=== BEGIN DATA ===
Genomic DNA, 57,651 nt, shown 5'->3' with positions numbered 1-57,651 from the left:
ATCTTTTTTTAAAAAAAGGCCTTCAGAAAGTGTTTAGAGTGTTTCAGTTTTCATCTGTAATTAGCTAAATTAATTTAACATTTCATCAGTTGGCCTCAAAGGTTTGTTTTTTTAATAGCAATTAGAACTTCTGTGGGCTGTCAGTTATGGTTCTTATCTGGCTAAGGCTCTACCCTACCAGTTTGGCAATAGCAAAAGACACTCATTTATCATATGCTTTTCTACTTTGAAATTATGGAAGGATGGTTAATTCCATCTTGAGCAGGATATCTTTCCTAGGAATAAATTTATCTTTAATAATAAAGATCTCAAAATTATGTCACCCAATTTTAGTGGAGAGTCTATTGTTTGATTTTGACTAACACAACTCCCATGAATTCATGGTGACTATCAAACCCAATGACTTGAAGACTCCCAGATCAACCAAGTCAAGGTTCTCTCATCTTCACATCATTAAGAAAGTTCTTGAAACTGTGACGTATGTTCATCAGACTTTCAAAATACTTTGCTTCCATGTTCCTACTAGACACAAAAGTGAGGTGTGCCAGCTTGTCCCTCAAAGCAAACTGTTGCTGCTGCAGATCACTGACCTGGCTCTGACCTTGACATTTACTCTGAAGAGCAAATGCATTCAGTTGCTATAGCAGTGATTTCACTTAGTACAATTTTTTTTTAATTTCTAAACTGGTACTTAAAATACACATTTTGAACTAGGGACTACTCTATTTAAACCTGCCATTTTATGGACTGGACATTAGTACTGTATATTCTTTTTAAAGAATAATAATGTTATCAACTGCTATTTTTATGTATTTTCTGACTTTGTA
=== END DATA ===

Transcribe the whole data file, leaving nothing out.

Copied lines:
Genomic DNA, 57,651 nt, shown 5'->3' with positions numbered 1-57,651 from the left:
ATCTTTTTTTAAAAAAAGGCCTTCAGAAAGTGTTTAGAGTGTTTCAGTTTTCATCTGTAATTAGCTAAATTAATTTAACATTTCATCAGTTGGCCTCAAAGGTTTGTTTTTTTAATAGCAATTAGAACTTCTGTGGGCTGTCAGTTATGGTTCTTATCTGGCTAAGGCTCTACCCTACCAGTTTGGCAATAGCAAAAGACACTCATTTATCATATGCTTTTCTACTTTGAAATTATGGAAGGATGGTTAATTCCATCTTGAGCAGGATATCTTTCCTAGGAATAAATTTATCTTTAATAATAAAGATCTCAAAATTATGTCACCCAATTTTAGTGGAGAGTCTATTGTTTGATTTTGACTAACACAACTCCCATGAATTCATGGTGACTATCAAACCCAATGACTTGAAGACTCCCAGATCAACCAAGTCAAGGTTCTCTCATCTTCACATCATTAAGAAAGTTCTTGAAACTGTGACGTATGTTCATCAGACTTTCAAAATACTTTGCTTCCATGTTCCTACTAGACACAAAAGTGAGGTGTGCCAGCTTGTCCCTCAAAGCAAACTGTTGCTGCTGCAGATCACTGACCTGGCTCTGACCTTGACATTTACTCTGAAGAGCAAATGCATTCAGTTGCTATAGCAGTGATTTCACTTAGTACAATTTTTTTTTAATTTCTAAACTGGTACTTAAAATACACATTTTGAACTAGGGACTACTCTATTTAAACCTGCCATTTTATGGACTGGACATTAGTACTGTATATTCTTTTTAAAGAATAATAATGTTATCAACTGCTATTTTTATGTATTTTCTGACTTTGTA